Why Is Jordan Spieth's Loss Still Resonating?

I was minding my own business today but sporting a Masters-logoed hat, prompting an unexpected conversation about Jordan Spieth blowing the 2016 Masters. Little did this soul know that just hours before Gary Williams and I discussed how the topic won't go away.

Obviously anytime an elite player blows a chance to win a major, it's news. But the outpouring, concern and downright sympathy is kind of surprising since Spieth already owns one Green Jacket. Some of it speaks to his rise to a level beyond elite golfer and into global athletic icon.

Yet it seems like concern for his well-being following this Masters has reached Norman/Masters or Mickelson/USOpen levels of sadness for Spieth's plight. But as Gary and I discussed, he already has one and seems destined to contend there annually, making it hard to feel too much sadness.

Jim McCabe talked to players at Harbour Town who were having similar conversations about the final nine struggles and they were taking sides in a "should have" vs. "could have" won debate.

It will go down as a “should have” tournament, Geoff Ogilvy said. Even though it was three days later, Ogilvy was still processing the events of the final round of the 2016 Masters. He did not play this year, but he watched all of Saturday and Sunday and like any other fan, Ogilvy was stunned at what happened at the start of the back nine — a bogey at 10, a bogey at 11, then two balls in the water and a quadruple-bogey 7 at the 12th.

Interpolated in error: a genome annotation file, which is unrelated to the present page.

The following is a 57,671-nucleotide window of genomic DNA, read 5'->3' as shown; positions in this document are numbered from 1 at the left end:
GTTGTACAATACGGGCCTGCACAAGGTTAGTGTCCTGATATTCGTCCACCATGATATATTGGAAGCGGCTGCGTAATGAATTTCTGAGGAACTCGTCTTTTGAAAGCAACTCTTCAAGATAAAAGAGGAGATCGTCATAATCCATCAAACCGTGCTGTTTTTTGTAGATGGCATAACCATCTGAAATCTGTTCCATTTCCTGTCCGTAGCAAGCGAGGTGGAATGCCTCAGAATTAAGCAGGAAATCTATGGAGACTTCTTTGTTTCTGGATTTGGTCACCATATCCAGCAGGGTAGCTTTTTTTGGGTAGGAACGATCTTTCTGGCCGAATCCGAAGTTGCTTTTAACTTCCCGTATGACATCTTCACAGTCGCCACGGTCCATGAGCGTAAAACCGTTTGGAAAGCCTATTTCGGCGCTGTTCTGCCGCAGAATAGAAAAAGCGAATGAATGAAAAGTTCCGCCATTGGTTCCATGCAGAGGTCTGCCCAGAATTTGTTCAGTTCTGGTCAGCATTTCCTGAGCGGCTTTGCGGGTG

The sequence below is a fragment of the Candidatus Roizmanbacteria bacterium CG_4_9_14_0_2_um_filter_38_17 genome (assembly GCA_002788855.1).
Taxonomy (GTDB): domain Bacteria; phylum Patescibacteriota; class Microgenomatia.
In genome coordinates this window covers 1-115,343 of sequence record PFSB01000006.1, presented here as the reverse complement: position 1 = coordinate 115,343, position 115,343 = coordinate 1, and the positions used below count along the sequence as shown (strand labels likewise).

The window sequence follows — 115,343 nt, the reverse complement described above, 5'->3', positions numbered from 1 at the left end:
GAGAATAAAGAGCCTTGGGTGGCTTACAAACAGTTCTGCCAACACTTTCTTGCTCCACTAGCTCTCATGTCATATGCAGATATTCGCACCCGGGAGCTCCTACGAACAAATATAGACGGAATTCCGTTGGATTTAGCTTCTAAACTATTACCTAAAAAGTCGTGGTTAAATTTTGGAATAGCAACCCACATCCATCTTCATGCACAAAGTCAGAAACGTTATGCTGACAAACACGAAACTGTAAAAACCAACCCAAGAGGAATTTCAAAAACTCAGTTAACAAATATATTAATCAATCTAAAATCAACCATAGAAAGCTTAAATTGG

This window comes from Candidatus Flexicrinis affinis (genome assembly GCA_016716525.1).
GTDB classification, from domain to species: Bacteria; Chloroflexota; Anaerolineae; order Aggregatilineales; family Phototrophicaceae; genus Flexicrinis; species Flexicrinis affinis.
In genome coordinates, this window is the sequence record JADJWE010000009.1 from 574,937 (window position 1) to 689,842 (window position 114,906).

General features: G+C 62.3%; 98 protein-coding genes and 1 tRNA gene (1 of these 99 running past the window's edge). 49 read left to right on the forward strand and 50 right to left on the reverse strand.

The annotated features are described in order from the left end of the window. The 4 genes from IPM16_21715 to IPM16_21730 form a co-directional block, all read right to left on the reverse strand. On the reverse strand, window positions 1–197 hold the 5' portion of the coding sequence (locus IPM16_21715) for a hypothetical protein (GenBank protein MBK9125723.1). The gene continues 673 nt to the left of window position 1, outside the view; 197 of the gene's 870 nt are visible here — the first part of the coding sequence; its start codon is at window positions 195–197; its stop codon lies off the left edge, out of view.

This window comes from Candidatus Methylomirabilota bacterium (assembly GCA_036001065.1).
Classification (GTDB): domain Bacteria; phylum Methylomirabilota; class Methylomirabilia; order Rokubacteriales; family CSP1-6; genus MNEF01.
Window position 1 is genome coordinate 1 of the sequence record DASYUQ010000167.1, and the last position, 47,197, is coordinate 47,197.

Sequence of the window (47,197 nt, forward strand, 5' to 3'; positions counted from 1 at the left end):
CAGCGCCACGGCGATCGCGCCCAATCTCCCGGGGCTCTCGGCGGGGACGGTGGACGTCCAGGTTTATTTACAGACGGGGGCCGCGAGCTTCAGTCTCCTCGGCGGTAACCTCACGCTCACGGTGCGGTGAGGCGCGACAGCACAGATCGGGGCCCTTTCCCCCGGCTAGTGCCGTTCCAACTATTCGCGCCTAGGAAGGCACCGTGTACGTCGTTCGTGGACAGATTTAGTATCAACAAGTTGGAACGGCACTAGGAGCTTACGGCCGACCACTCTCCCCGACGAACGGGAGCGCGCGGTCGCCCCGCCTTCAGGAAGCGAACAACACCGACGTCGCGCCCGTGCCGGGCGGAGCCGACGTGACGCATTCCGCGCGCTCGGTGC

Ogilvy could interpret things differently than most fans because as a guy who plays at the top of the game he knew Spieth was struggling with his game. “I think he has to take that out (of the week), that I can lead a major by five with nine to play with not even remotely close to my best.”

But Ogilvy concedes that the bottom line for Spieth is this: “Because I got five in front, I should have finished it.”